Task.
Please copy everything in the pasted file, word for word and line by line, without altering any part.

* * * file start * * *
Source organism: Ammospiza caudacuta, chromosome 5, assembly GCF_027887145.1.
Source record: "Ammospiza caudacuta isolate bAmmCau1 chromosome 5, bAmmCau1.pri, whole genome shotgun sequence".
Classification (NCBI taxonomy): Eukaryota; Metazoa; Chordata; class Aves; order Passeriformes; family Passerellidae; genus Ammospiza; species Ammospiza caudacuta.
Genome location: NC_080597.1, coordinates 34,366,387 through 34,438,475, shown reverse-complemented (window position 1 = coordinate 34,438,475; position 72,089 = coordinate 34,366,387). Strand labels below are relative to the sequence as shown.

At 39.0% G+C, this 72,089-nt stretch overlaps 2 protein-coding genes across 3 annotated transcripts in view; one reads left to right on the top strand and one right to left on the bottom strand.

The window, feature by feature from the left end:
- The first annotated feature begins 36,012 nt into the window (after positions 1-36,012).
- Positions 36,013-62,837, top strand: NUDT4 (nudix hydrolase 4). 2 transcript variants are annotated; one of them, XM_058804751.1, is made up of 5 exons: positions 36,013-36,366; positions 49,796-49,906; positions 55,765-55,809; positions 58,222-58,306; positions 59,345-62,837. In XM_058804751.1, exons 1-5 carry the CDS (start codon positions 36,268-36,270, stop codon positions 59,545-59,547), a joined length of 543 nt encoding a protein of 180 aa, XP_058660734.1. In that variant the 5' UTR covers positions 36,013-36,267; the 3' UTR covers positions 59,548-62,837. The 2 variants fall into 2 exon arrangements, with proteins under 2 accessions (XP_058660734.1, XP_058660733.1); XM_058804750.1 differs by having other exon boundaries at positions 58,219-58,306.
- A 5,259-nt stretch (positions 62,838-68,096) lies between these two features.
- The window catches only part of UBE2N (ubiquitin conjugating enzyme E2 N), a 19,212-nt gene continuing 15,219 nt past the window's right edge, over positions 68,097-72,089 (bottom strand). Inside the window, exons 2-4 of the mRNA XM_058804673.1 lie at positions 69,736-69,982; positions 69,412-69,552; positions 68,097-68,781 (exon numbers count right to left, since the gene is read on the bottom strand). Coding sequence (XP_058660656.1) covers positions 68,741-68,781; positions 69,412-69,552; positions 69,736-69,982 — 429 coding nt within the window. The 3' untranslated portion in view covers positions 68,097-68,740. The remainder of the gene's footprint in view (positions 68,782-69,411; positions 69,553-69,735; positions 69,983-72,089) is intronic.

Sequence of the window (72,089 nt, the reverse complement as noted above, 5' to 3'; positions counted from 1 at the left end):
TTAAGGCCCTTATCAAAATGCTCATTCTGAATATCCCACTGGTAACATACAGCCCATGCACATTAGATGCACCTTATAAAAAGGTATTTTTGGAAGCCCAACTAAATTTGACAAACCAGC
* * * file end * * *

Source organism: Ammospiza caudacuta, chromosome 5, assembly GCF_027887145.1.
Source record: "Ammospiza caudacuta isolate bAmmCau1 chromosome 5, bAmmCau1.pri, whole genome shotgun sequence".
Classification (NCBI taxonomy): Eukaryota; Metazoa; Chordata; class Aves; order Passeriformes; family Passerellidae; genus Ammospiza; species Ammospiza caudacuta.
Genome location: NC_080597.1, coordinates 34,366,387 through 34,438,475, shown reverse-complemented (window position 1 = coordinate 34,438,475; position 72,089 = coordinate 34,366,387). Strand labels below are relative to the sequence as shown.

At 39.0% G+C, this 72,089-nt stretch overlaps 2 protein-coding genes across 3 annotated transcripts in view; one reads left to right on the top strand and one right to left on the bottom strand.

The window, feature by feature from the left end:
- The first annotated feature begins 36,012 nt into the window (after positions 1-36,012).
- Positions 36,013-62,837, top strand: NUDT4 (nudix hydrolase 4). 2 transcript variants are annotated; one of them, XM_058804751.1, is made up of 5 exons: positions 36,013-36,366; positions 49,796-49,906; positions 55,765-55,809; positions 58,222-58,306; positions 59,345-62,837. In XM_058804751.1, exons 1-5 carry the CDS (start codon positions 36,268-36,270, stop codon positions 59,545-59,547), a joined length of 543 nt encoding a protein of 180 aa, XP_058660734.1. In that variant the 5' UTR covers positions 36,013-36,267; the 3' UTR covers positions 59,548-62,837. The 2 variants fall into 2 exon arrangements, with proteins under 2 accessions (XP_058660734.1, XP_058660733.1); XM_058804750.1 differs by having other exon boundaries at positions 58,219-58,306.
- A 5,259-nt stretch (positions 62,838-68,096) lies between these two features.
- The window catches only part of UBE2N (ubiquitin conjugating enzyme E2 N), a 19,212-nt gene continuing 15,219 nt past the window's right edge, over positions 68,097-72,089 (bottom strand). Inside the window, exons 2-4 of the mRNA XM_058804673.1 lie at positions 69,736-69,982; positions 69,412-69,552; positions 68,097-68,781 (exon numbers count right to left, since the gene is read on the bottom strand). Coding sequence (XP_058660656.1) covers positions 68,741-68,781; positions 69,412-69,552; positions 69,736-69,982 — 429 coding nt within the window. The 3' untranslated portion in view covers positions 68,097-68,740. The remainder of the gene's footprint in view (positions 68,782-69,411; positions 69,553-69,735; positions 69,983-72,089) is intronic.

Sequence of the window (72,089 nt, the reverse complement as noted above, 5' to 3'; positions counted from 1 at the left end):
TTAAGGCCCTTATCAAAATGCTCATTCTGAATATCCCACTGGTAACATACAGCCCATGCACATTAGATGCACCTTATAAAAAGGTATTTTTGGAAGCCCAACTAAATTTGACAAACCAGC